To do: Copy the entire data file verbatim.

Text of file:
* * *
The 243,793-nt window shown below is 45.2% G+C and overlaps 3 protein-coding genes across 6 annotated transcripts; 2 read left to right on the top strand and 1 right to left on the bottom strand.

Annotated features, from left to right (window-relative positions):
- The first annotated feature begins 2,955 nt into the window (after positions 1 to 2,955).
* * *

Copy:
The 243,793-nt window shown below is 45.2% G+C and overlaps 3 protein-coding genes across 6 annotated transcripts; 2 read left to right on the top strand and 1 right to left on the bottom strand.

Annotated features, from left to right (window-relative positions):
- The first annotated feature begins 2,955 nt into the window (after positions 1 to 2,955).